Wow, what a different perspective.

Henry is a naturally positive person and this shines through on every page of his memoir. The same undercurrents are present but Henry makes lemonade while Olivia Breitha in My Life of Exile in Kalaupapa communicates her anger. Their different temperaments help explain why Olivia broke so totally with John Tayman, the author of The Colony, while Henry did not. Olivia internalizes perceived slights and insults. They just bounce off Henry. It's ironic since Tayman's message is really much more aligned with Olivia's.

Since Henry had a co-author, Sally-Jo Bowman, his book is much more polished than Olivia's.

Henry's book made me wish I had visited Kalaupapa when he was a tour guide for Damien Tours. It would have been a great experience.

Monday, July 16, 2007

Plan B: Further Thoughts on Faith

I love Anne Lamott's writing. She's a joy to read. Her Plan B: Further Thoughts on Faith was a delightful collection of "crabby optimistic" essays on raising an adolescent, surviving the Bush administration, and finding the blessings in receiving a free ham that one doesn't want. She's so funny and so real. She does blend crabbiness with optimism so you get hope that you can trust, not hope that's saccharine and stupid.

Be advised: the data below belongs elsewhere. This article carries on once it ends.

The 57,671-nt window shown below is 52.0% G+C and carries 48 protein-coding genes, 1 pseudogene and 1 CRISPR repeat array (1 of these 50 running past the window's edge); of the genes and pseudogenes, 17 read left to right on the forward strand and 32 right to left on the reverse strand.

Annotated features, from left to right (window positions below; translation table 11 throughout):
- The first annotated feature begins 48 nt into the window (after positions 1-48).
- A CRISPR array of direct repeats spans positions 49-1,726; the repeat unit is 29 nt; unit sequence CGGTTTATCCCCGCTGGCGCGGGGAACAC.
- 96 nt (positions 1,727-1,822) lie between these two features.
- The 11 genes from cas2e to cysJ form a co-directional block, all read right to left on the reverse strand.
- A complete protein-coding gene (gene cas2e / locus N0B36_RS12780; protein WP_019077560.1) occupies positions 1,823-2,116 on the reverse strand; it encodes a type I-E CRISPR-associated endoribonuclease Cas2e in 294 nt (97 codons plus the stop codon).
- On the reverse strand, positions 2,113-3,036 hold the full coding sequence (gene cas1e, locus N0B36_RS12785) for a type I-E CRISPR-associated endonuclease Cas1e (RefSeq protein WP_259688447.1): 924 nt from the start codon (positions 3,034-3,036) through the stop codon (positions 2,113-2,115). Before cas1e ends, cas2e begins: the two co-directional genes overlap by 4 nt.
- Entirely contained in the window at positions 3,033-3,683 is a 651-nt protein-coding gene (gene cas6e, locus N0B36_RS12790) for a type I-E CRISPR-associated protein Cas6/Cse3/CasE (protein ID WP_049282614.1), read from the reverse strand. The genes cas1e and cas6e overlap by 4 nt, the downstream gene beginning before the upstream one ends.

Click here for an excerpt.

Saturday, July 14, 2007

Rick the Librarian's Blog

Blogger listed this blog as a blog of note: ricklibrarian. I read through it and liked his reviews (as a librarians he discovers wonderful books that I've never heard of) and he seems to have some special book search devices in the sidebar that are worthwhile.

Thursday, July 12, 2007

The Glass Castle

Bridget's review of this book impressed me and then when I got home in June my mother was praising it so I had to read it.


I vaguely remember seeing the author on a talk show describing her shame of having homeless parents who were impossible to help. Reading The Glass Castle filled in the picture of dysfunctional, crazy (literally-IMHO), whimsical parents, and resourceful, brave kids.